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bineba Tulum - A travel report by Sabine
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Tulum,  Mexico - flag Mexico -  Quintana Roo
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bineba's travel reports

Tulum – Mayan City by the Sea

  11 votes
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Two hours drive south of the madness and mayhem that is Cancun, is Tulum, highly recommend if you feel the need to get away from it all. As an added bonus, there is the abundant wildlife and Mayan sites you shouldn’t miss.


Mayan ruins in Tulum
Mayan ruins in Tulum
The first time I saw a picture of Tulum (in the German magazine GEO Special) and having been interested in Mayan history since being a teenager, I decided that I had to go there one day. So, after another dismal summer here in the UK, I started planning our trip for May 2008. we decided on spending one week in Tulum, then 2 nights in Chichen Itza, 1 night in Valladolid and the last 4 nights on Isla Mujeres. May is a perfect time to go, no hurricanes yet, it’s hot (30-35C), the Caribbean Sea is warm (27C) and its low season, so hardly anybody else around and prices of accommodation drop by about a third. And (and I don’t know if this is typical for the season) we always had a nice sea breeze going, which meant the heat was bearable, we didn’t need any air con and there were no mosquitoes!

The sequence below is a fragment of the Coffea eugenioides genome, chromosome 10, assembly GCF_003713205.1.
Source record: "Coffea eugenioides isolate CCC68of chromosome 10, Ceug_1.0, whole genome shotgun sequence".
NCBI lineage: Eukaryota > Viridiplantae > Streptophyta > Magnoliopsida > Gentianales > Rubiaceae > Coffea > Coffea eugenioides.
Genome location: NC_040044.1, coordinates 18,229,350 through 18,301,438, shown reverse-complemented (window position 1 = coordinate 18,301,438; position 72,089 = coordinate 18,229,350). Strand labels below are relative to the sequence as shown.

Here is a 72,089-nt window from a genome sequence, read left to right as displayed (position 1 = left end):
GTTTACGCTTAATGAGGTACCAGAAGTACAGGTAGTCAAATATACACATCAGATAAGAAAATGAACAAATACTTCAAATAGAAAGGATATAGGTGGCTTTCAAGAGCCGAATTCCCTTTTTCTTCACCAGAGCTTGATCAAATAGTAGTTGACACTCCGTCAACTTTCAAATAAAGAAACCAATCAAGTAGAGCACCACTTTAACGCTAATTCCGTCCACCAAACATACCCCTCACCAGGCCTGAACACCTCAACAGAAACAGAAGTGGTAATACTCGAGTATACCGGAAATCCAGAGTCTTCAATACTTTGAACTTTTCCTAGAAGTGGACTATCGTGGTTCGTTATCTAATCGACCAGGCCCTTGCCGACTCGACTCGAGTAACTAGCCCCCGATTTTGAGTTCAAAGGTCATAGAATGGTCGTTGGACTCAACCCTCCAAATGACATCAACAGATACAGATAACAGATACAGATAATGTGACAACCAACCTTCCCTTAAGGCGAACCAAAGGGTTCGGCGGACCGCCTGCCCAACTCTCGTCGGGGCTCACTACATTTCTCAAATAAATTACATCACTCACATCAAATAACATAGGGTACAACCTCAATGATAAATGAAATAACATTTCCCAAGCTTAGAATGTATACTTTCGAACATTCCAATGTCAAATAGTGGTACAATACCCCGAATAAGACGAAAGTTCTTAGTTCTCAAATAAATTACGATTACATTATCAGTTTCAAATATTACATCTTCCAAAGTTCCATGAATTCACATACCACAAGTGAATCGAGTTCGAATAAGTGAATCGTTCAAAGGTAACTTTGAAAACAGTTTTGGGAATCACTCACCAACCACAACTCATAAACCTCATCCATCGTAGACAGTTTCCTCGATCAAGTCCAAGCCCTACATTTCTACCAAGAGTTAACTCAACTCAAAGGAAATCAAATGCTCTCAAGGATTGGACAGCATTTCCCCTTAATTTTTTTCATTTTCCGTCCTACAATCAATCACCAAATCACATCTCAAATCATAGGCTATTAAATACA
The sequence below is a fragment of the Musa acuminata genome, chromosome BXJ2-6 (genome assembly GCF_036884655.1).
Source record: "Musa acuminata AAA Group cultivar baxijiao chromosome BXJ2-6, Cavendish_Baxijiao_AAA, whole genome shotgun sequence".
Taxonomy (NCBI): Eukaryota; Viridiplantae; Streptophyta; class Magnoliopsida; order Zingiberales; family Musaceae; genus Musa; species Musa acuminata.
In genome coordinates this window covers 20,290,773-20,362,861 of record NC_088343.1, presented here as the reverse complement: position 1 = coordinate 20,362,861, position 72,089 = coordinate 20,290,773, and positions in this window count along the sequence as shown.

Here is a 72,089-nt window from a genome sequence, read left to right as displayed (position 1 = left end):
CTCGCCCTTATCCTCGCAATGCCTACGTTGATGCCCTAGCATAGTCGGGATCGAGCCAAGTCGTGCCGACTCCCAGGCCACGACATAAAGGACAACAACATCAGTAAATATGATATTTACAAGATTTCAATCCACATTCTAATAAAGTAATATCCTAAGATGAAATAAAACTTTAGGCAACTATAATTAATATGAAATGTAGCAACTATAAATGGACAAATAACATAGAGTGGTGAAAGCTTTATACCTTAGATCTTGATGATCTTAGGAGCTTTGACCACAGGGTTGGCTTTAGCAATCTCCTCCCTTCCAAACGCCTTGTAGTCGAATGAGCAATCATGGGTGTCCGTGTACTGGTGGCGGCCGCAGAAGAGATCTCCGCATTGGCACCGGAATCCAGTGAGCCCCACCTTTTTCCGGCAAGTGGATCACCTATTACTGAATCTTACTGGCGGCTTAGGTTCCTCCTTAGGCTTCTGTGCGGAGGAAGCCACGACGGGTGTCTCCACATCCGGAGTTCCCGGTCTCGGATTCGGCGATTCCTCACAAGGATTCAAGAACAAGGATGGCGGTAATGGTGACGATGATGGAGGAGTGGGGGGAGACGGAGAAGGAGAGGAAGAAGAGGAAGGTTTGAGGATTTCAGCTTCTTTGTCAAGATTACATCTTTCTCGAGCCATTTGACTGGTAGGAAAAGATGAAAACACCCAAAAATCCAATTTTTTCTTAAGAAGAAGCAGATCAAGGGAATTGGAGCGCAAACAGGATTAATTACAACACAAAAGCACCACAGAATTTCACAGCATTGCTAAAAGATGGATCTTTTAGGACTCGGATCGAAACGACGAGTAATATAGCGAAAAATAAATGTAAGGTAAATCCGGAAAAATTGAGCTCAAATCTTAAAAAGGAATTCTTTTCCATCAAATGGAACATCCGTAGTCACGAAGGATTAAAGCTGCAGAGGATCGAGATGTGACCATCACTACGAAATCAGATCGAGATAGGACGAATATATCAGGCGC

We got a direct flight from London Gatwick to Cancun with and after about 12 hours (including a delay at the airport – they didn’t have the correct paperwork for the plane filled out), we arrived in Mexico. We picked up our rental car and, after reading postings on several websites, were prepared to be either ripped off at the next petrol station or pulled over by the police for some bogus fine, but we were lucky for the whole 2 weeks and didn’t have any problems whatsoever.

Once you get to Tulum, there are 3 very distinctive parts to the small town. There are the Tulum ruins about 2 km north of Tulum Pueblo and from there a 3 km road takes you to the Zona Hotelera, and the Punta Allen Road which runs about 10km to the entrance to Sian Ka’an. Most of the ‘hotels’ are cabanas, from basic to luxurious, hidden in the jungle, but with beach access, but you won’t find any high rise hotels here.
A car is fairly essential if you are staying on the beach road. There are a few convenience shops along the road, but the big supermarket, along with ATMs and a good selection of other shops and restaurants are in the pueblo. Another option is to rent a bicycle or use a taxi.

Favourite spots:
View from our balcony
View from our balcony
The beach – as easy as that and not just because of the turquoise, clear, warm Caribbean water and the brilliant white sand with the consistency of icing sugar that never gets hot underfoot.